Neo-Nazi April Gaede had earlier moved from California to Montana and issued a call for white nationalists to “come home.” She was actively building a PLE around Kalispell, and had some success attracting a few friends. But Cobb soon left with Gaede’s husband Mark Harrington, headed for neighboring North Dakota, where an abundance of high-paying jobs connected with the Bakken oil fields were available.
With so few people living in Leith, Cobb daydreamed about the very real possibility that white nationalists could control Leith “post haste” and even take over the county government. He gushed enthusiasm — he had found a home.
In an excited pitch posted last year on the VNN forum, he called white nationalists home to North Dakota.
“There is water, electricity, satellite internet via Hughes at $50 per month, satellite TV from at least 3 companies, trailers, 5th wheels, campers legal, car [insurance] as little as $141 for 6 months and most importantly — a surfeit of very good paying jobs in two different cities,” Cobb wrote.
If he could take over the town by populating it with white nationalists, he had a clear idea of what to do next, Murial Ulrich, the Grant County tax director, told the Report.
As she remembers, Cobb came into her office to research who owned various lots around town. “I asked him, ‘What in the world do you want with all these lots in Leith, North Dakota?’” Ulrich recalled. “And that’s when he kind of giggled and said, ‘I’m gonna buy up the town and name it Cobbsville.’”
In the immediate aftermath of the Report’s disclosure of Cobb’s plans, an aerial photograph of Leith, titled “Cobbsville: Operation Takeover,” began circulating the Internet. Patterned after a tactical military map, with an old town gathering hall identified as “Town HQ,” a battle was clearly brewing.
“Everybody’s wound up,” Mayor Schock told The Bismarck Tribune.
Groups that had shown no interest in Cobb’s plans suddenly became his biggest supporters. Jeff Schoep’s NSM, the nation’s largest neo-Nazi organization, announced it would visit Leith on a “fact-finding” mission. In a letter addressed to Schock, NSM “commander” Schoep warned residents against standing up to the NSM and Cobb’s plans for their hometown.
“Craig Cobb will NOT be ousted from the community,” Schoep wrote. “Craig is not breaking any laws or ordinances, and has a right to reside in Leith. ... If anything, you should see this for what it is, a chance at revitalizing a community, and a chance to be neighborly to your new neighbors, and vice versa.”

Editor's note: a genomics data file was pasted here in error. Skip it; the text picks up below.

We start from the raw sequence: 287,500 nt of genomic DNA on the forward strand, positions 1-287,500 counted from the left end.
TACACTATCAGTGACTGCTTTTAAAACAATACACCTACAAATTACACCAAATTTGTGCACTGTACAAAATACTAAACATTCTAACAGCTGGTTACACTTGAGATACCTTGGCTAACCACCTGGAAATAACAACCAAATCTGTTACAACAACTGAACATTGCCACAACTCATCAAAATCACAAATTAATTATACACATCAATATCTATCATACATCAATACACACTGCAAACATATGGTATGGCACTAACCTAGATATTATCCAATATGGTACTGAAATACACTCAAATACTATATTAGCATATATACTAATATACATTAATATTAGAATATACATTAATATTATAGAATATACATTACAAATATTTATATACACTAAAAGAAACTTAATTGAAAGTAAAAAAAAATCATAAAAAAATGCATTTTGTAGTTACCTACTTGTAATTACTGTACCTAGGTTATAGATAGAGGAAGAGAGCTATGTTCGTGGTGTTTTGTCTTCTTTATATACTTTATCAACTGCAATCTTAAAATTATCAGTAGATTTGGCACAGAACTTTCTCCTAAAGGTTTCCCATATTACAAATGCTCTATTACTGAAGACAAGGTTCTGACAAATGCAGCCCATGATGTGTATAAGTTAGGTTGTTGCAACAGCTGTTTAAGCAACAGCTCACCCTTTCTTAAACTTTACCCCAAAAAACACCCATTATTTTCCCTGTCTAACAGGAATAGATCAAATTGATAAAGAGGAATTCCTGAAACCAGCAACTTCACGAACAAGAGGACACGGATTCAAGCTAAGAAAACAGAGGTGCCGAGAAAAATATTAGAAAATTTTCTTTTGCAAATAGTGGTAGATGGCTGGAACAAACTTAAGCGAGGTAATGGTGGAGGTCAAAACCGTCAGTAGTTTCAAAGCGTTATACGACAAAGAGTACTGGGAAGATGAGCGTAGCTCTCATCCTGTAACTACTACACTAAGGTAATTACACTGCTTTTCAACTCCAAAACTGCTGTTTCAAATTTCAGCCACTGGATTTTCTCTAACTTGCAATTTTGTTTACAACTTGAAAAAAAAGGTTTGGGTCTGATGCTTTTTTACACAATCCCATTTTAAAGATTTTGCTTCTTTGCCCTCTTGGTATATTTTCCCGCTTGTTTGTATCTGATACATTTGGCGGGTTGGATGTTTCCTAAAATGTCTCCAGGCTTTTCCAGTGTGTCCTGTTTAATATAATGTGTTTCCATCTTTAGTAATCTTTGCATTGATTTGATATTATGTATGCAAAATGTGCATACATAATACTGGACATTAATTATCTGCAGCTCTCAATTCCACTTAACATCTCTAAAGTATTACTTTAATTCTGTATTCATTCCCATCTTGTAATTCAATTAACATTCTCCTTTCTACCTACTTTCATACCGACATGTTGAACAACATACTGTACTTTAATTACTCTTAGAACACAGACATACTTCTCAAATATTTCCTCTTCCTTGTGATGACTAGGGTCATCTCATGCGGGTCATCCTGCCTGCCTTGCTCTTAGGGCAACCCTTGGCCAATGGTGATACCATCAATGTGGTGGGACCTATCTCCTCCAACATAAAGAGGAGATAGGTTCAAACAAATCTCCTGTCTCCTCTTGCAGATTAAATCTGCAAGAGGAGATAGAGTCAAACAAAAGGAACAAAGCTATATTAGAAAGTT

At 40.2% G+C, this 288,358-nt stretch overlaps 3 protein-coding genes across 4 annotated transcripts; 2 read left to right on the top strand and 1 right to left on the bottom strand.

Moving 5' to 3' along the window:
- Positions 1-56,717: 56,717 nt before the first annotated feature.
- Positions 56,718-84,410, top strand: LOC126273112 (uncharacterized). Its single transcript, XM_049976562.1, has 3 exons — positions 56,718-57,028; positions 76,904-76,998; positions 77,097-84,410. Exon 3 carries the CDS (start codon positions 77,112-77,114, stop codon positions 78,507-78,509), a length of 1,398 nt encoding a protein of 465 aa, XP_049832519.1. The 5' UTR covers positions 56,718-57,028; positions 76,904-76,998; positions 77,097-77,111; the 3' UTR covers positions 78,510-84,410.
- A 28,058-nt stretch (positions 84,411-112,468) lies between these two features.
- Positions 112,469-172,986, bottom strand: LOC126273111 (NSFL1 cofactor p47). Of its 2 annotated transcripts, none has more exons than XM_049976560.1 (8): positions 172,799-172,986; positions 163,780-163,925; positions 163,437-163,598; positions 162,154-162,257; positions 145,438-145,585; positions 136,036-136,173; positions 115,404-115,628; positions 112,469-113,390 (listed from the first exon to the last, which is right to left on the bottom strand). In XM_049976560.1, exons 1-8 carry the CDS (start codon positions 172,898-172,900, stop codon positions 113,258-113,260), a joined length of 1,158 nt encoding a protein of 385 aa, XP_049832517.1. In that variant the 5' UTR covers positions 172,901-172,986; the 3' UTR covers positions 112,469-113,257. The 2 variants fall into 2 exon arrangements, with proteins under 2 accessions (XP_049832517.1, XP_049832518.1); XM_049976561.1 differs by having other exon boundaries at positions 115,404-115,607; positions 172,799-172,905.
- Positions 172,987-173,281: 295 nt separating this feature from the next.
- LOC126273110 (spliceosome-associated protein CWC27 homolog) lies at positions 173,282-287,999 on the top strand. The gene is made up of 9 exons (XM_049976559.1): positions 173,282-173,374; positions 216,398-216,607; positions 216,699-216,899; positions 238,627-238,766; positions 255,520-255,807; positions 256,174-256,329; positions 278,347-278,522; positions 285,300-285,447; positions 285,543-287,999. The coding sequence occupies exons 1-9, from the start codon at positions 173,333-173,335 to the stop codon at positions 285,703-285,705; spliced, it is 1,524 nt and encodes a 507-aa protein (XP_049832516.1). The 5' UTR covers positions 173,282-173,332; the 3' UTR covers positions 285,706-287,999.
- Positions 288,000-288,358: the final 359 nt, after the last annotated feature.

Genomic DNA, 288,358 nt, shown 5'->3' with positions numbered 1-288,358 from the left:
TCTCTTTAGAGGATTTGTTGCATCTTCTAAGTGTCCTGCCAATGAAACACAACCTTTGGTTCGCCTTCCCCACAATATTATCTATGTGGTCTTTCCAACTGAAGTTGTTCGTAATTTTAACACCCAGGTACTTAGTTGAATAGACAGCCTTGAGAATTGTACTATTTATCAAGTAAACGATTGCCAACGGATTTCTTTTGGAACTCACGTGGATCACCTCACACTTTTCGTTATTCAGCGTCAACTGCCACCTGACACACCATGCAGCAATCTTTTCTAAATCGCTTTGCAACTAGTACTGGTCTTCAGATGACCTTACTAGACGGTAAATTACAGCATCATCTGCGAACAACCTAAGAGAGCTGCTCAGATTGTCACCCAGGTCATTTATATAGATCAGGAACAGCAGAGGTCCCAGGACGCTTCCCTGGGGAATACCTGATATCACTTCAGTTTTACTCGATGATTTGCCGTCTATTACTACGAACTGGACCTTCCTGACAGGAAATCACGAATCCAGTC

In late September, Schoep arrived in Leith to take possession of a building and plot of land that Cobb had donated to the NSM. Cobb adorned his properties with swastika flags, and a banner on his home read, “Anti-racist is code word for anti-white.” The “Mantra,” as it is known, has become incredibly popular in racist circles because of the idea that it is a way to defeat allegations of bigotry.
About 400 protesters gathered to counter the NSM presence, including more than 200 American Indians from the nearby Standing Rock Reservation, all shouting slogans like “Go Home” and “No Hate in Our State.”
“We will be here again and again until you are gone. This is where it ends, in that crappy white house across the street,” one protester, Scott German, bellowed through a megaphone as he pointed to Cobb’s house on Main Street.
But Cobb has proven to be a resilient presence. He has threatened to file lawsuits against the city for religious discrimination if officials attempt to oust him. And, with most people in town also sitting on the Town Council, he has threatened lawsuits alleging city-sanctioned discrimination if any resident who sits on the council speaks negatively about his presence in Leith.
Town officials are working to combat his presence, however. They have considered dissolving the town so that Cobb will have no government to take over. Custer Health, a regional health authority that oversees five counties in central North Dakota, has warned Cobb that he cannot continue to live in a home without running water and sewerage. A deadline to bring his home into compliance passed in early October. Authorities now plan to take the matter to court.
It is an ironic twist to the entire saga: that a man who works to exclude others would threaten legal action if the tables turn. That reality is not lost on Sherill Harper, whose husband is the only black resident in town.
“If his goal is to have only white people here, where do my husband and I go?” Harper said. “Because I know that I would not be welcome.”
Harper said she would not wish what Cobb has brought to Leith on any community. And with Cobb’s determination to make Leith a success for his racist objectives, she worries that what began with a lie will only get worse.
“He deceived us,” Harper said, commenting on Cobb’s efforts to conceal his plans for Leith. “But that’s been Mr. Cobb’s history here from the beginning: deception and turmoil.”